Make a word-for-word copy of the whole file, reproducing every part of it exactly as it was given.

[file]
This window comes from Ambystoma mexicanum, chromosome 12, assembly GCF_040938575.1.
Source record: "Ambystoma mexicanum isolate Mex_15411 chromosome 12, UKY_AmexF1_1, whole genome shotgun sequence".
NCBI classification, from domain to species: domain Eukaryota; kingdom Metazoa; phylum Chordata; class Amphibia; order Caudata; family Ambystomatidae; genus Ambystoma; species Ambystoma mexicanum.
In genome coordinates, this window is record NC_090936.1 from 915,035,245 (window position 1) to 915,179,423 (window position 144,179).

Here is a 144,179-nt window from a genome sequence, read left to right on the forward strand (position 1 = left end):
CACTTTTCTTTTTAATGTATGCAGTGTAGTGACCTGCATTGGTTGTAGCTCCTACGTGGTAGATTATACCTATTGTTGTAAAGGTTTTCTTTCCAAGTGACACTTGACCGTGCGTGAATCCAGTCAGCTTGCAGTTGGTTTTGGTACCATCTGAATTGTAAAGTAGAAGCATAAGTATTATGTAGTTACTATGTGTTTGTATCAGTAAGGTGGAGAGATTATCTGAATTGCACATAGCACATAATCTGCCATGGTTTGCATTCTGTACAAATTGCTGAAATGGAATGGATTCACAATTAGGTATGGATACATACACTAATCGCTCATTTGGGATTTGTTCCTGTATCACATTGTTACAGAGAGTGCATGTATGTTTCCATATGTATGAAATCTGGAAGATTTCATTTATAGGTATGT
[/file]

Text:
This window comes from Ambystoma mexicanum, chromosome 12, assembly GCF_040938575.1.
Source record: "Ambystoma mexicanum isolate Mex_15411 chromosome 12, UKY_AmexF1_1, whole genome shotgun sequence".
NCBI classification, from domain to species: domain Eukaryota; kingdom Metazoa; phylum Chordata; class Amphibia; order Caudata; family Ambystomatidae; genus Ambystoma; species Ambystoma mexicanum.
In genome coordinates, this window is record NC_090936.1 from 915,035,245 (window position 1) to 915,179,423 (window position 144,179).

Here is a 144,179-nt window from a genome sequence, read left to right on the forward strand (position 1 = left end):
CACTTTTCTTTTTAATGTATGCAGTGTAGTGACCTGCATTGGTTGTAGCTCCTACGTGGTAGATTATACCTATTGTTGTAAAGGTTTTCTTTCCAAGTGACACTTGACCGTGCGTGAATCCAGTCAGCTTGCAGTTGGTTTTGGTACCATCTGAATTGTAAAGTAGAAGCATAAGTATTATGTAGTTACTATGTGTTTGTATCAGTAAGGTGGAGAGATTATCTGAATTGCACATAGCACATAATCTGCCATGGTTTGCATTCTGTACAAATTGCTGAAATGGAATGGATTCACAATTAGGTATGGATACATACACTAATCGCTCATTTGGGATTTGTTCCTGTATCACATTGTTACAGAGAGTGCATGTATGTTTCCATATGTATGAAATCTGGAAGATTTCATTTATAGGTATGT